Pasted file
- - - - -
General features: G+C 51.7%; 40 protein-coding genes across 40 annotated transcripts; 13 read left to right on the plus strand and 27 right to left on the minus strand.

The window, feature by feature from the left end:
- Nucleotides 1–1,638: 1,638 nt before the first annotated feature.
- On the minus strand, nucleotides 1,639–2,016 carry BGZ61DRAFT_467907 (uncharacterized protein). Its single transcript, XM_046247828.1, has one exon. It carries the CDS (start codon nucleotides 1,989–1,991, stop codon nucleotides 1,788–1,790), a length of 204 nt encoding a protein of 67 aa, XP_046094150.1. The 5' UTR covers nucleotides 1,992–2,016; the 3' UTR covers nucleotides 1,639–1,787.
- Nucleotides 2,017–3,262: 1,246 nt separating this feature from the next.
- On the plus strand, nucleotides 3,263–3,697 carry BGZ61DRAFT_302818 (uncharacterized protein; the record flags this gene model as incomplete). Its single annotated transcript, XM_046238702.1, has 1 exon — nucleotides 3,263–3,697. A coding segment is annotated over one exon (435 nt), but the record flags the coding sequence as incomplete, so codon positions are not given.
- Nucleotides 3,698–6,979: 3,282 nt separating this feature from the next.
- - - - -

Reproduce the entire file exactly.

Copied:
General features: G+C 51.7%; 40 protein-coding genes across 40 annotated transcripts; 13 read left to right on the plus strand and 27 right to left on the minus strand.

The window, feature by feature from the left end:
- Nucleotides 1–1,638: 1,638 nt before the first annotated feature.
- On the minus strand, nucleotides 1,639–2,016 carry BGZ61DRAFT_467907 (uncharacterized protein). Its single transcript, XM_046247828.1, has one exon. It carries the CDS (start codon nucleotides 1,989–1,991, stop codon nucleotides 1,788–1,790), a length of 204 nt encoding a protein of 67 aa, XP_046094150.1. The 5' UTR covers nucleotides 1,992–2,016; the 3' UTR covers nucleotides 1,639–1,787.
- Nucleotides 2,017–3,262: 1,246 nt separating this feature from the next.
- On the plus strand, nucleotides 3,263–3,697 carry BGZ61DRAFT_302818 (uncharacterized protein; the record flags this gene model as incomplete). Its single annotated transcript, XM_046238702.1, has 1 exon — nucleotides 3,263–3,697. A coding segment is annotated over one exon (435 nt), but the record flags the coding sequence as incomplete, so codon positions are not given.
- Nucleotides 3,698–6,979: 3,282 nt separating this feature from the next.